If the present sociopolitical and economic configuration of South African society is the dream of liberation achieved, it may be time we find a new dream because post-apartheid South Africa increasingly looks and feels like a nightmare.
I’ll resist the temptation to recite these social ills. Besides, we know too well the forms of symbolic, civil, literal and existential death that afflict, especially, that category of human beings who live in despicable conditions that are characteristic of the “post” of post-apartheid.
I want, instead, to suggest that part of the obstacle to radical (not necessarily an anarchist) psychosocial change in South Africa is at the level of our social consciousness. I specifically want to imagine what a social consciousness that might be a pathway to “post post-apartheid” might look like.
There is a sense in which post-apartheid social consciousness is trapped in a raciological language game that sets limits to what we perceive to be possible (and impossible) ways in which to work through and resolve many of our problems and especially those of our racialised histories and their effects.
Consequently, we are trapped in a language and imagination matrix that restricts our perspective to our narrow racial categories, histories, desires, aspirations, fears, pain, privileges, prejudices and anger. I’m not suggesting that questions of identity and racial politics are unimportant; they do have real effects in the lives of living human beings.
Rather, my sense is that the ways in which we think, talk and imagine ways to resolve our racialised and collective challenges is limited and limiting. It is limited because it often ends up being preoccupied with race, racism, racialisation, xenophobic nationalism and racial capitalism and thus offers no exit strategy from the on-going quasi-apocalyptic chaos. Our social consciousness is plagued by racial and national narcissism that spreads over our social imagination like a shifting shadow.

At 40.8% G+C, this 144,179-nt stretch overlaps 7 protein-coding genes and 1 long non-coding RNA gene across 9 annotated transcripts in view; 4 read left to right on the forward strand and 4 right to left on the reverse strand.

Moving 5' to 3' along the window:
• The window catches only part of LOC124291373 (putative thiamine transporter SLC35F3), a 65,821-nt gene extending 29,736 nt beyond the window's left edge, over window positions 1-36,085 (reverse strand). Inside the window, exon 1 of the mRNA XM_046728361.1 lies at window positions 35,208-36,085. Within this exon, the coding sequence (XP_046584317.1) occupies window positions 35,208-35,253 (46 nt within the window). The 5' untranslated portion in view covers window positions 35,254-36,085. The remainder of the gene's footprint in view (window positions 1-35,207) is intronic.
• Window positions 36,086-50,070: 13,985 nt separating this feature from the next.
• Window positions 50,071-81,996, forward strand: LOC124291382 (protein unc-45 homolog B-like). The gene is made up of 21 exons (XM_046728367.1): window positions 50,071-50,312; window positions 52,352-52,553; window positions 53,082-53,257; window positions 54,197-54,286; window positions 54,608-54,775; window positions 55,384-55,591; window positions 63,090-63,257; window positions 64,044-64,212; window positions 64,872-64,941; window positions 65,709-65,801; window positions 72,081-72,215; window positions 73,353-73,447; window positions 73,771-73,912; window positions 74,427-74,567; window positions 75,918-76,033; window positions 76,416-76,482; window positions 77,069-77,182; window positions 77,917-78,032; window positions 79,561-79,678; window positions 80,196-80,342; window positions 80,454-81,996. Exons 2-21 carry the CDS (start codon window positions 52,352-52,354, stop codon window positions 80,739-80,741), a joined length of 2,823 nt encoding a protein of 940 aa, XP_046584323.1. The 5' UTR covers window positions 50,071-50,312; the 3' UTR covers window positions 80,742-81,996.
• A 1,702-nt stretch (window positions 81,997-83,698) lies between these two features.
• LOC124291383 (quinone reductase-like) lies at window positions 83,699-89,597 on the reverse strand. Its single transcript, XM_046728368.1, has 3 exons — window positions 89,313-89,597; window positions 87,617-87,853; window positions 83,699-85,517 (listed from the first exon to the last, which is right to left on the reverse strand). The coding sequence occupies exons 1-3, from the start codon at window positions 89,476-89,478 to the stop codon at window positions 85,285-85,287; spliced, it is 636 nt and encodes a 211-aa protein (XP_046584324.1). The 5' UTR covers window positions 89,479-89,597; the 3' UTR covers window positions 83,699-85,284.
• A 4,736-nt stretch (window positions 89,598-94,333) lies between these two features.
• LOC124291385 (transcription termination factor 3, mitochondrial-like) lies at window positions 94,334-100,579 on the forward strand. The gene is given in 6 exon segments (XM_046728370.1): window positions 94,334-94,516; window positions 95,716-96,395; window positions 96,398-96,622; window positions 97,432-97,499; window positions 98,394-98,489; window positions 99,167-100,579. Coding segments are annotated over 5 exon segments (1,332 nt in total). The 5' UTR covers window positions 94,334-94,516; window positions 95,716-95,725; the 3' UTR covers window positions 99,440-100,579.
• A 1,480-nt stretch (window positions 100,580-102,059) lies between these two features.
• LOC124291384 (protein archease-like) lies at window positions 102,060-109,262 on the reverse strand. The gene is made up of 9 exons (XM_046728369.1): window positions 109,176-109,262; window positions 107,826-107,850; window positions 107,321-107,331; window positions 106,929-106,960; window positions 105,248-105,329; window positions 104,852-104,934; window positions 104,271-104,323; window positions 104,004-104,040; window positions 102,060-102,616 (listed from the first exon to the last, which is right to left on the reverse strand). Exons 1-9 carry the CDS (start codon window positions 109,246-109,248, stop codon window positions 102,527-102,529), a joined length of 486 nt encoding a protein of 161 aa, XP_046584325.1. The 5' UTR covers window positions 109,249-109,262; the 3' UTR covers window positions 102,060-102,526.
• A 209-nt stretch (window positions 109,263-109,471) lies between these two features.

This language and imagination matrix is also limiting because we fail to imagine alternative futures of collaborative existence beyond our racial enclaves and our current consciousness of racial, ethnic and gender competition.
I’m aware that there are people who are not ready, and may never be ready, to have a conversation that stretches the imagination beyond race, class and gender struggles into the terrain of “the human”.
This, they lament, is a privilege they cannot afford. They argue that we must first resolve all the issues arising from our antiblack histories then we can perhaps entertain the idea of the human.
In other words, black people must first be humanised before we can have the luxury to talk about the human. I’m almost persuaded by this argument but I remain unconvinced. This logic will not get us beyond the present social imagination cul-de-sac, but before I get to that I want to outline what I mean by “imaging alternative futures of the human”.
I often wonder what the world might look and feel like if in my encounters with other human beings I decided, as an endless practice of personal psycho-emotional freedom, to pay attention to their language and practices more than I do to their national, racial, sexual, gender, and religious identities and whatever social, cultural, symbolic and economic capital they possession. Specifically, I would be looking out to see and understand whether in their language and ways of being, moves a spirit of death or life; a spirit of beauty or destruction; a spirit of mediocrity or excellence.
All this, for me, begins to constitute a new way of living with other people that ruptures the old psychological membrane enveloping our present social consciousness. It begins to set a new mental attitude and a new way of seeing myself and the world that I constitute focuses on the quality and energy signature of human consciousness that I encounter in the everyday business of living my life.